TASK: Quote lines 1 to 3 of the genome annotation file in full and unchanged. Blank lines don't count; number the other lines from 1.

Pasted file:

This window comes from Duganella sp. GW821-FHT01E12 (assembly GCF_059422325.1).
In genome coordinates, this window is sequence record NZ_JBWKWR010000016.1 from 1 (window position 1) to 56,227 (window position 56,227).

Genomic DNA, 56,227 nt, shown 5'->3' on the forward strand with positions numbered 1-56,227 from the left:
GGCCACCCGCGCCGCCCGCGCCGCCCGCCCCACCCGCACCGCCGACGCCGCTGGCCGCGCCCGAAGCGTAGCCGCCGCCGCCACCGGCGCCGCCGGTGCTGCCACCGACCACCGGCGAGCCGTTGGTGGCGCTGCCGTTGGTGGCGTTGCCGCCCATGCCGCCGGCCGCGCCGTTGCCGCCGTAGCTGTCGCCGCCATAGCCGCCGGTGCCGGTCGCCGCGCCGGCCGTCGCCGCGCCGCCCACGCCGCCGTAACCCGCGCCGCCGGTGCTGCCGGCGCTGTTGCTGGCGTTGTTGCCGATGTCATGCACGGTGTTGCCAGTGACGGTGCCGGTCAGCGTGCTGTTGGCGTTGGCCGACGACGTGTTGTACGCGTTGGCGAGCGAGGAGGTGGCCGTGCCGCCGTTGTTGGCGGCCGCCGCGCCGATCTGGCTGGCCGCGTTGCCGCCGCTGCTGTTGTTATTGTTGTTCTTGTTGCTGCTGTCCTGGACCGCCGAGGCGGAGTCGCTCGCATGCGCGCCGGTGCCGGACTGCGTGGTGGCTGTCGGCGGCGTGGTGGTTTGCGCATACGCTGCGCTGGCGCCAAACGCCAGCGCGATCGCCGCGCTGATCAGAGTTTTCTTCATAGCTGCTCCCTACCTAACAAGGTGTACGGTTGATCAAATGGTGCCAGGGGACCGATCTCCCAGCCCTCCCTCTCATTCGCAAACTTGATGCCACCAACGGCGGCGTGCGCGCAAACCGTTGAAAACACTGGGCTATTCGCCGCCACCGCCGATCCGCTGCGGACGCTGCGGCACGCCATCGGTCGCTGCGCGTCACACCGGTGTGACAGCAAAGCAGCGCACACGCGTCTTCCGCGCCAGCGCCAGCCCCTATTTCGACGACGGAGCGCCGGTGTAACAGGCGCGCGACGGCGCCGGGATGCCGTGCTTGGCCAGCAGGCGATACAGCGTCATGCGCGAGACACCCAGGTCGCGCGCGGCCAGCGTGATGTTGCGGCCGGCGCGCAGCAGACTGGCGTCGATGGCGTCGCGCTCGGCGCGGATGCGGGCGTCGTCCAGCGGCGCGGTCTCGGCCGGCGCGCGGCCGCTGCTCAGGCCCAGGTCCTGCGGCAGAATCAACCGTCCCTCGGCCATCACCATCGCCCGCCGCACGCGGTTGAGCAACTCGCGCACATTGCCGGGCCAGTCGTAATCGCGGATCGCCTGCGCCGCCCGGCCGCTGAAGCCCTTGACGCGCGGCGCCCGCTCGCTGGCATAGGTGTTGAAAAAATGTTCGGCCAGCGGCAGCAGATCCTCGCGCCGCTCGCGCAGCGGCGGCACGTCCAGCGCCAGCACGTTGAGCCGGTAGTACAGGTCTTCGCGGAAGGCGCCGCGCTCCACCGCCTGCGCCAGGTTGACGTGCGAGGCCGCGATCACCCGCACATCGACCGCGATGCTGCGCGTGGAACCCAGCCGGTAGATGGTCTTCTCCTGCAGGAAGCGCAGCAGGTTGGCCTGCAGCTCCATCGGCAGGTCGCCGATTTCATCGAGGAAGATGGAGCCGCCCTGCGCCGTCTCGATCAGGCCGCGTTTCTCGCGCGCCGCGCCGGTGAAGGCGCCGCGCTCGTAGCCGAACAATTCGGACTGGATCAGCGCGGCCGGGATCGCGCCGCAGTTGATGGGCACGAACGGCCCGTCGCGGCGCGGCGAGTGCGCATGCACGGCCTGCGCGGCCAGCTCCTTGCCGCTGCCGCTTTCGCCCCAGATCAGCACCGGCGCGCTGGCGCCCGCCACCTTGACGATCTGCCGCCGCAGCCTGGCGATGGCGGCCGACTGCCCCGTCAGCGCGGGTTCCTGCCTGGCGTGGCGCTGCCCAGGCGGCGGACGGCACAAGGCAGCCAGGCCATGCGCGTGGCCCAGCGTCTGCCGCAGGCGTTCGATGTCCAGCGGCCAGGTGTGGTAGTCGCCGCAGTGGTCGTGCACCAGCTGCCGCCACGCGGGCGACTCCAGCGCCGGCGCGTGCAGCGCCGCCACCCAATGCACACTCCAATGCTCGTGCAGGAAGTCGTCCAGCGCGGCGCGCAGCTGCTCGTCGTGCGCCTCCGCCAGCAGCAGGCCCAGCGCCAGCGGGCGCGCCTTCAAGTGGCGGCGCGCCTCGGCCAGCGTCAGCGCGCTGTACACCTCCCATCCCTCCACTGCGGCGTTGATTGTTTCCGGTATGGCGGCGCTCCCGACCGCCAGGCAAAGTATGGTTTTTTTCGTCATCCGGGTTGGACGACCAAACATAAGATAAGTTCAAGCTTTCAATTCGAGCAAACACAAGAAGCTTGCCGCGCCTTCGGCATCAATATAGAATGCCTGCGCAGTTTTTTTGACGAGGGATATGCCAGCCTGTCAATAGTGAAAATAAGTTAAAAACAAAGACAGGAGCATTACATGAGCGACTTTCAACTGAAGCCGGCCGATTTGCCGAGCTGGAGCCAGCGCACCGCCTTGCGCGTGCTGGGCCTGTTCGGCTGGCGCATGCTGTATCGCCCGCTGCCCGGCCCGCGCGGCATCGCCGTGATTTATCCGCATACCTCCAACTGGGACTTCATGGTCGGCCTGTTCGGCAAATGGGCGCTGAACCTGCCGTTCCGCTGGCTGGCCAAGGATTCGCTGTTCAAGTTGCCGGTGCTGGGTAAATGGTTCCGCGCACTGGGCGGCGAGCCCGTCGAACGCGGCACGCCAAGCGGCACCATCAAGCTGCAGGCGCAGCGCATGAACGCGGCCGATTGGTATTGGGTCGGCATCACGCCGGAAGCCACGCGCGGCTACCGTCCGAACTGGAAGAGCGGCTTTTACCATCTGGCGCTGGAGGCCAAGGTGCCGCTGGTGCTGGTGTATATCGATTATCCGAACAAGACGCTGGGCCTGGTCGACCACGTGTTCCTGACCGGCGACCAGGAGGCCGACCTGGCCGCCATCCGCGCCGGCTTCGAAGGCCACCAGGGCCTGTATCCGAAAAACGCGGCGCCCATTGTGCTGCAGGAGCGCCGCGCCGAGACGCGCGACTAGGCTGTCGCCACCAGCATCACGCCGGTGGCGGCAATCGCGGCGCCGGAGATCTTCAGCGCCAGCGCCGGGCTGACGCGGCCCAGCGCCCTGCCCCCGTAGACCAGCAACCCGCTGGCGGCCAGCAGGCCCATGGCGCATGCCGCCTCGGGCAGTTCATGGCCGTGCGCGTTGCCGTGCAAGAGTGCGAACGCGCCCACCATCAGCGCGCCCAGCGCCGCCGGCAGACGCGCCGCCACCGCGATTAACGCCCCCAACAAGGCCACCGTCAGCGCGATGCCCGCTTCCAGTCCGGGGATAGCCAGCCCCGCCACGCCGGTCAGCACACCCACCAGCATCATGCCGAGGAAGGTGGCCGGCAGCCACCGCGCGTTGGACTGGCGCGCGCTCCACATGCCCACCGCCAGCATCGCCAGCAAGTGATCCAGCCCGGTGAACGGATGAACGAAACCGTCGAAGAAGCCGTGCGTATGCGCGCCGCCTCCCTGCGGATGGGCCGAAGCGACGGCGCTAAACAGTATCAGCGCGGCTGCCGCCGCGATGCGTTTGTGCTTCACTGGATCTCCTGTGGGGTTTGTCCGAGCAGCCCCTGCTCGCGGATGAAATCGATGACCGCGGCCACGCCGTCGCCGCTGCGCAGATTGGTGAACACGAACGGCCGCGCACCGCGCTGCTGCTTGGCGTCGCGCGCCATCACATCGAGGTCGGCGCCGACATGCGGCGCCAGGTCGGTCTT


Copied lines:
This window comes from Duganella sp. GW821-FHT01E12 (assembly GCF_059422325.1).
In genome coordinates, this window is sequence record NZ_JBWKWR010000016.1 from 1 (window position 1) to 56,227 (window position 56,227).

Genomic DNA, 56,227 nt, shown 5'->3' on the forward strand with positions numbered 1-56,227 from the left: